I am doing a class for at risk high school math students on the concept of a function. I have seen all the Internet lesson plans and different differentiated instruction plans. The idea of a function as a machine has always sat well with me, so I was thinking of playing off that. Are there any "out of the box" ideas that perhaps someone used or saw or knows that might hit home?
Some everyday concepts could help. Such as
In a restaurant menu (f=food item, p=price of item):
Is f a function of p? Is p a function of f?
On back of a mailed envelop (s=street address, z=5-digit zip code):
Is s a function of z? Is z a function of s?
In a teacher's grade book (n=name of student who took a test, g= grade of student)
Is n a function of g? Is g a function of n?
This is great. A function is a machine with one (or more) mouth(s). You stick something in the mouth(s), and something special and unique comes out the other end.
Now we should note that if you stick one thing into the mouth machine, and two different things come out the other end, then your machine is not a function.
Christopher you are a saint (by virtue deciding to deliver to your chosen audience). I think I have some pretty stellar ideas on fascinating delivery of these things, but I really think the machine with the mouth and the other end is the best in this case. I can't top your idea. Now of course you are a professional, but when you start talking about putting something in a mouth and something coming out the other end, you should get giggles (you of course smiling and ignoring the innuendo). I like your style, always trying to wow, engage, and excite the audience! Best of luck.
Functions are not about programming or machines or mouths or inputs and outputs or any other metaphors that do not reveal what we are actually dealing with.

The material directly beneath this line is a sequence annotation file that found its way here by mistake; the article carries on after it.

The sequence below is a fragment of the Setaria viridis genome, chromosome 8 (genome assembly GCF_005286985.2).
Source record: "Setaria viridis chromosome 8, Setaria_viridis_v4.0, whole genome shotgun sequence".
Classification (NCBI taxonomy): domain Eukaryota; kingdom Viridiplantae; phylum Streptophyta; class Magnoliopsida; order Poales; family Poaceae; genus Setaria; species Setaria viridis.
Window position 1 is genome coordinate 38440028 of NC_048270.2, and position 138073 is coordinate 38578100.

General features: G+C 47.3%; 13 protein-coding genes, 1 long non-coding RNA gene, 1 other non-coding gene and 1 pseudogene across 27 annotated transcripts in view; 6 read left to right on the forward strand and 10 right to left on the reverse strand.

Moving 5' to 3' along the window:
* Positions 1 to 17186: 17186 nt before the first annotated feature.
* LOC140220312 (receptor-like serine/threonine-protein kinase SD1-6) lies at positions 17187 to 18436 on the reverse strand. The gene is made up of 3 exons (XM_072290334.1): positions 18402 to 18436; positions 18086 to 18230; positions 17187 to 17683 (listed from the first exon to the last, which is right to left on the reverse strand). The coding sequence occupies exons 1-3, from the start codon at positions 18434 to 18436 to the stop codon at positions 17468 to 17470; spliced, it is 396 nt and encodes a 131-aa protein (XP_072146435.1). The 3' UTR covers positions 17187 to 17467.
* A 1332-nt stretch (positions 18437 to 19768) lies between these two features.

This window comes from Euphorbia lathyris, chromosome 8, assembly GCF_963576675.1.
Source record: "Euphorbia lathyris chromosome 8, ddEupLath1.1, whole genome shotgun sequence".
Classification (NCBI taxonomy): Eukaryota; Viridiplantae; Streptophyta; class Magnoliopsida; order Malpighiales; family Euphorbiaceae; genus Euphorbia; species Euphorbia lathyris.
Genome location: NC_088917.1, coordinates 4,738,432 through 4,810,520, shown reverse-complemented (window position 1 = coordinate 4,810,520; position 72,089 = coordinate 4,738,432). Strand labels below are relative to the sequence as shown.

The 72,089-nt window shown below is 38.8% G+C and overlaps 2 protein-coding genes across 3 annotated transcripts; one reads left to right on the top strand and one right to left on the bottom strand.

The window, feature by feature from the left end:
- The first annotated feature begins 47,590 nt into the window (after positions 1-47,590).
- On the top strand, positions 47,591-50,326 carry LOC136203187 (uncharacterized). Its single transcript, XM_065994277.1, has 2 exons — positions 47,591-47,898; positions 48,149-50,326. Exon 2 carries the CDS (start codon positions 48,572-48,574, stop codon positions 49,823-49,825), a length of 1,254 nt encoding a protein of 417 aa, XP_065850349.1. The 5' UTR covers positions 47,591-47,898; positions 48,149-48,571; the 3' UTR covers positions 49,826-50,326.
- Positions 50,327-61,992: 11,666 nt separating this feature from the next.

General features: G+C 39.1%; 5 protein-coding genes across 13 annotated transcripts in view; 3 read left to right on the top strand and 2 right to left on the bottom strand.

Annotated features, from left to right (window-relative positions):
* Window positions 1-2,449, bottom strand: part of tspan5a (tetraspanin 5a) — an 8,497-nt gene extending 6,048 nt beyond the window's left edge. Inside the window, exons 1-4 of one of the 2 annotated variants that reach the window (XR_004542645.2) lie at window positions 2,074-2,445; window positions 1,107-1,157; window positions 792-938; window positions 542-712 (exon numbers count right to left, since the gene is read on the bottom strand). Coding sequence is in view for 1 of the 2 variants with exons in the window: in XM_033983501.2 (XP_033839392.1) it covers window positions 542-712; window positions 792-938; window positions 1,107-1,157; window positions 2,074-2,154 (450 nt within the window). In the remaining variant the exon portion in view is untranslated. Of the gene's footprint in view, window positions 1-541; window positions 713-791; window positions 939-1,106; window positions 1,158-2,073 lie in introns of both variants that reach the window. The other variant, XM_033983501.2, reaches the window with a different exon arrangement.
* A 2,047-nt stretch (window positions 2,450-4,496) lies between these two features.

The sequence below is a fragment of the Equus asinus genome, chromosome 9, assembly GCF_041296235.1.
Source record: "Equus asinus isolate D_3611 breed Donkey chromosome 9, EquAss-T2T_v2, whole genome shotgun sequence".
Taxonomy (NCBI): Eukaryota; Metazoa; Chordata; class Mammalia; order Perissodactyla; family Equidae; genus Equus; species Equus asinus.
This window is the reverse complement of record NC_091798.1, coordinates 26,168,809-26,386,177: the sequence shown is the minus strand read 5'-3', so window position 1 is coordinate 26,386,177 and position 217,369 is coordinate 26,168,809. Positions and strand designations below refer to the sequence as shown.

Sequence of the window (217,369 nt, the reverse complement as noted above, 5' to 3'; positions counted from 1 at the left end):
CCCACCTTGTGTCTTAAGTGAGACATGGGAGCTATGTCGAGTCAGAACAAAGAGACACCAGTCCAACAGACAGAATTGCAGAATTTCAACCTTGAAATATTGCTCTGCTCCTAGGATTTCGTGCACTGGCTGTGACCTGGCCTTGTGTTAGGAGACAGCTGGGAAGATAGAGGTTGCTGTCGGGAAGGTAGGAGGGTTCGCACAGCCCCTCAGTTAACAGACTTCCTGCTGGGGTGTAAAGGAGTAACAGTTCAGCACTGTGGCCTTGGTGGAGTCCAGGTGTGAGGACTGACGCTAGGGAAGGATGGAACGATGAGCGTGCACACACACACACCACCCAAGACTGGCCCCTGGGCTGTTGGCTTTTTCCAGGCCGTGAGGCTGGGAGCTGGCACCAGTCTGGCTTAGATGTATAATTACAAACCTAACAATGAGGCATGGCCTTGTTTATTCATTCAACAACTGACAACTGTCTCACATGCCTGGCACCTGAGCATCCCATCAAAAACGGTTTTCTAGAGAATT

The word "function" is a generic term like "animal." It refers to the fact that the world if full of quantities that are related to each other. The circumference and area of a circle. The diameter and circumference of a circle. The area and circumference of a circle. A volume and weight of water. Altitude and air pressure. Age and life expectancy. Amount of food consumed and weight. The amount of powder in a bullet and its exit velocity. And millions of others.
The question for mathematics is how to express a relationship between two quantities. Perhaps the most obvious way is by a table but that is limited to the entries. An ingenious way is to express operations on one of the quantities that produce the other. This object is called an "expression" and the explicit quantity is called a "variable." These may not be the most descriptive names but they are totally entrenched. There are various instances of expressions. Expressions (functions) have PROPERTIES and a good deal of the study of functions is the exploration of their properties. Then we have the "function equation," the purpose of which is to enable us to have "implicit functions" where BOTH quantities are represented by variables and to have systems of function equations in multiple variables. These various representations are called different "forms" of a function. Graphical form is another totally ingenious form that makes some properties visual. We also have arithmetic and algebraic sums etc. of expressions, and composite functions and functions like x to the x power that are none of the above. There are other graphical forms and infinite series of expressions and there are named functions expressed by other non-algebraic operations that cannot be expressed in closed algebraic form.
Functions are an entire ingenious universe within mathematics that is terribly short changed by metaphors and memorized rules and emphasis on proof.
All of mathematics is completely purposeful and sensible and those aspects should be made perfectly clear from the very beginning and all along.